Good Fruit Grower

April 15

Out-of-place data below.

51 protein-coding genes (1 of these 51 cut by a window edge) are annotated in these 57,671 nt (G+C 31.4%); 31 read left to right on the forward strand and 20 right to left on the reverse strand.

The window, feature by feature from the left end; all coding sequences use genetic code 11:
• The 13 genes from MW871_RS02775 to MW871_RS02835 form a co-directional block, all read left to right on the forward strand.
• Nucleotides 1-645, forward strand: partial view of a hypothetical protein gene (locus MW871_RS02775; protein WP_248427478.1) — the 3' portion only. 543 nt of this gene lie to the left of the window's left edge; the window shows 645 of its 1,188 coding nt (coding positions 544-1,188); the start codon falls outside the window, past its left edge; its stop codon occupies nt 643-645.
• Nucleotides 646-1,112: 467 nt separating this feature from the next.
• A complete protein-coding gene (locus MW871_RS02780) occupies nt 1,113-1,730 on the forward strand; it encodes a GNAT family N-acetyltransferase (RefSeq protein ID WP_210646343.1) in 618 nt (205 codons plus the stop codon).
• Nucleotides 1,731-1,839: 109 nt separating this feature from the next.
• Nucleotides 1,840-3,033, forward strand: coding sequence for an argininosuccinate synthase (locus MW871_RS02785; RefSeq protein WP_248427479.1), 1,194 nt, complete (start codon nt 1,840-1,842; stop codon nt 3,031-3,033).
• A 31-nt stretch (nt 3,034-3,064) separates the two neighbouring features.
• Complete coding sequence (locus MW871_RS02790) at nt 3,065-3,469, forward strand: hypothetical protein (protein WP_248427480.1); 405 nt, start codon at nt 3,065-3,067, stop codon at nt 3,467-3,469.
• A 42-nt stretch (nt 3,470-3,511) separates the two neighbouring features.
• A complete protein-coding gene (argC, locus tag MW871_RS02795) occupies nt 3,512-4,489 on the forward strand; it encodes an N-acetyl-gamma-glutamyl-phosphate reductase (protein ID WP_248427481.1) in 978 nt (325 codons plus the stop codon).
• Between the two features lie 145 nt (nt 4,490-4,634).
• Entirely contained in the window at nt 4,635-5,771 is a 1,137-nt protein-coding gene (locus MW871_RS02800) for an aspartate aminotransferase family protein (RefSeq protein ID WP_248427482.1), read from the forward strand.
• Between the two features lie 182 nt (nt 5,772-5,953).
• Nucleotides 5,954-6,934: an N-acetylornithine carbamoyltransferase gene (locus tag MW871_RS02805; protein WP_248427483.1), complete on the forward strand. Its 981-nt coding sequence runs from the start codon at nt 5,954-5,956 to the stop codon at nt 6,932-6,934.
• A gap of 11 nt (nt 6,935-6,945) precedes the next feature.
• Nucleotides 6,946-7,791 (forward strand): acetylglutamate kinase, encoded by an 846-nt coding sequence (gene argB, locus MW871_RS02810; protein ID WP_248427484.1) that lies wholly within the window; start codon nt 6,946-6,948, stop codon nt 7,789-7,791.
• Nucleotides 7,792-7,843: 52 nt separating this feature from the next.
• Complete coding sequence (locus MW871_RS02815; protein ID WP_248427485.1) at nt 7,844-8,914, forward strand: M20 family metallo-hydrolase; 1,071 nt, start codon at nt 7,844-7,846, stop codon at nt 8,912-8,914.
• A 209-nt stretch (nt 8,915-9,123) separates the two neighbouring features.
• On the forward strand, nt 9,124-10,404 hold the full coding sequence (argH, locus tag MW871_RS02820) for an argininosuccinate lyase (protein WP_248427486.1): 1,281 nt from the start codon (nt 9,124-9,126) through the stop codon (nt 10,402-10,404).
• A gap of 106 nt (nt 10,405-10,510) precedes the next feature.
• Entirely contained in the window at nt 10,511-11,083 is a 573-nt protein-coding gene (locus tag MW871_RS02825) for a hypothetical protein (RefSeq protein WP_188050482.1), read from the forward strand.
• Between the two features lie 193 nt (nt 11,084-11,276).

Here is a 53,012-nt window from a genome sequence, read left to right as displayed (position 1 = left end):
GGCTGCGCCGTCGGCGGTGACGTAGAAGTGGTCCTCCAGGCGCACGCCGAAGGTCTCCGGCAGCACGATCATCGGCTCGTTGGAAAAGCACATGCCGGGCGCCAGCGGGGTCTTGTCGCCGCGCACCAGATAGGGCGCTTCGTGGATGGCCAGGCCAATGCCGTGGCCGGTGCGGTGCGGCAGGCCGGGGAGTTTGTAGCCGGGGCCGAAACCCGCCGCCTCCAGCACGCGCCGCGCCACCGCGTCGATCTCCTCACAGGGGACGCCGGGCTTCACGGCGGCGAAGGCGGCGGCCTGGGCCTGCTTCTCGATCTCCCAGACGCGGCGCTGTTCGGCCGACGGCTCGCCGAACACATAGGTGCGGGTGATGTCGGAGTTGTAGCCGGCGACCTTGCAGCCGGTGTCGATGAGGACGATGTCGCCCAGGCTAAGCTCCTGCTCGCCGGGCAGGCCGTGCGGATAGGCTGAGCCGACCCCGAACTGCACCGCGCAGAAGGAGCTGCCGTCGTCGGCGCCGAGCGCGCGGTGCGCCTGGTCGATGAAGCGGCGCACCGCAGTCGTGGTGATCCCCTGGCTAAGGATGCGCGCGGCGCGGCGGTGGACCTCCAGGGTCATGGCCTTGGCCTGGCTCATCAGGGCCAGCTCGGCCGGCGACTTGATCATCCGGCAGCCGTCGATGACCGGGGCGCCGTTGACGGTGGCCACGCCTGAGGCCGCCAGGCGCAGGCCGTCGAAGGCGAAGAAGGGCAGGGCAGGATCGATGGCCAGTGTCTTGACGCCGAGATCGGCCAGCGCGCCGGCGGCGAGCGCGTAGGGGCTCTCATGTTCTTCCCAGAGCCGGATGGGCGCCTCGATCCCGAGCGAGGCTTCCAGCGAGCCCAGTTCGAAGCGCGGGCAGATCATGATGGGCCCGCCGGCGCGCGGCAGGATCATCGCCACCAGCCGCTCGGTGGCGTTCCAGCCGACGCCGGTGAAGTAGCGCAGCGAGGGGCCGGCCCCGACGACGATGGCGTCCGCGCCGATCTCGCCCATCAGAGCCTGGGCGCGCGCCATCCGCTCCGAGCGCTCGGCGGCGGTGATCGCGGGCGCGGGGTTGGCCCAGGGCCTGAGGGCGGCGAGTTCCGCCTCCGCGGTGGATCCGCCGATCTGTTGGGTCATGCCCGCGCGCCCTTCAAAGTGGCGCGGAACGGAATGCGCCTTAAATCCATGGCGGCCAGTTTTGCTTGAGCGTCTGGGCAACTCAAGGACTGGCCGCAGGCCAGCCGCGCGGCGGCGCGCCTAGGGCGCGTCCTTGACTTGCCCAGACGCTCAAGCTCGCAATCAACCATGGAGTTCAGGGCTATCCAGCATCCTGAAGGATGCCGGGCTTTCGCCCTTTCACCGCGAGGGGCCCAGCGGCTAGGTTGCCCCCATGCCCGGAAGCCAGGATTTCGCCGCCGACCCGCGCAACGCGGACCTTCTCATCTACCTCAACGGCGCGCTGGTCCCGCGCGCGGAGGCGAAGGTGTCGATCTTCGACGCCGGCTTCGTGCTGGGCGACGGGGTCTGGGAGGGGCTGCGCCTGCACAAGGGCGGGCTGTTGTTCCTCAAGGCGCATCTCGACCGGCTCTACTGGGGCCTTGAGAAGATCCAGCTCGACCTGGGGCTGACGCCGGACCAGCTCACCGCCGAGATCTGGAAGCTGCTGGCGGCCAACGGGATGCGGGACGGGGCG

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Page 20 of 55 GOOD FRUIT GROWER APRIL 15, 2014 21 SPECIALTY TRACTORS Tier 3 Perkins )XHO(ɝFLHQW(QJLQHV Electro Hydraulic 'LIIHUHQWLDO/RFN Electro Hydraulic 3RZHU7DNH2II372 15x15 Mechanical RU[3RZHU6KXWWOH 3 - Remote Valve 2SWLRQV ȋ/RZ3URȴOH 7LUHV Four Wheel ,%6,QWHJUDO%UDNLQJ 70, 80, 87, or 93 372+RUVHSRZHU$YDLODEOH BUILT FOR ORCHARDS & VINEYARDS FEATURING THREE MODELS SPECIFICALLY DESIGNED TO MEET YOUR APPLICATION NEEDS F Series 1DUURZ2UFKDUGLGHDOIRUVPDOOVL]HGRUFKDUGV GE Series/RZ2UFKDUG,GHDOIRUORZRUFKDUGSODQWDWLRQV GT Series/DUJH2UFKDUGLGHDOIRUVWDQGDUGRUFKDUGVDQGRSHQILHOGV %DFNHGE\D\HDU0DQXIDFWXUHU:DUUDQW\ȏ&DERSWLRQDYDLODEOHRQDOOPRGHOV WHEN YOU BUY A NEW LANDINI TRACTOR WHEN YOU BUY A NEW LANDINI TRACTOR SPRING SPECIALS CENTRAL WASHINGTON EQUIPMENT 509-663-8187 WENATACHEE, WA YAKIMA IMPLEMENT 509-452-5867 YAKIMA, WA HOOD RIVER SUPPLY 541-386-2757 HOOD RIVER, OR BLUELINE EQUIPMENT 509-544-6678 PASCO, WA BLUELINE EQUIPMENT 509-534-4550 WALLA WALLA, WA BLUELINE EQUIPMENT 509-839-2066 SUNNYSIDE, WA T o learn about the Cornell test, visit http:// For laboratories performing the Haney test, visit Ward Laboratories at or Brookside Laboratories, For information about the Solvita Soil Test, go to Soils high in organic matter are more forgiving during drought because they hold and supply more water and nutrients. "Organic matter is a key indicator in soil health," he said, but added that it doesn't necessarily equate to soil quality or fertility. Soil organic matter in Washington's Columbia Basin is naturally low, ranging from 0.5 to 2.0 percent. However, some of the state's top-selling wine grapes are produced from vineyards with low organic matter. Horneck noted that soil texture plays a role in organic matter, as does temperature. Soils in the Columbia Basin are sandy, temperatures are hot, and rainfall is low, all which make it difficult to significantly increase organic matter. "You're not going to increase Columbia Basin soil that's at 0.5 percent organic matter to 6 per- cent if the soil is 99 per- cent sand—at least not economically," he said. "Under such conditions, the roadblocks are too big and soils too well drained to think you can build soil organic matter levels above 1 to 2 percent." Practices that are destructive to organic matter include tillage, removing crop residues, and burning crop residues. Tillage has been shown to be one of soil's biggest enemies and is detrimental to soil health because it increases oxygen levels and allows release of carbon dioxideinto the atmosphere. Growing a perennial crop and keeping roots in the soil as long as possible is one of the best things for soil. Apply- ing compost and manure and growing a cover crop are also ways to improve soil organic matter. But there's a big difference between applying manure and compost, Horneck said. "Compost is like adding organic matter. It's already gone through the biological breakdown and can last in your soil for twenty years. Manure is more like adding fertilizer and may last only a couple years. Think of compost as a soil amendment; manure as a soil fertilizer." A cover crop is like a fertilizer, he said, but it also adds biomass. Though there are ways to increase organic matter, in many locations, it becomes a math problem. For exam- ple, adding humic acid to the soil can increase organic matter, but it takes a lot of material to make a change. One percent organic matter in the top foot of soil equals about 40,000 pounds—it's hard to add enough material to make a signifi cant difference, Horneck explained. Voodoo products He believes the new soil tests will help growers learn if different products work in their soils. "Managing soil health is not black and white," he said. "There's this whole mesh of grayness in the soil, grayness comes from the land of voodoo. There are lots of products you can apply to your soils to make them perform better. But soil health is such a complicated, big issue that it's hard to know what's really working." • "Managing soil health is not black and white." —Dr. Don Horneck

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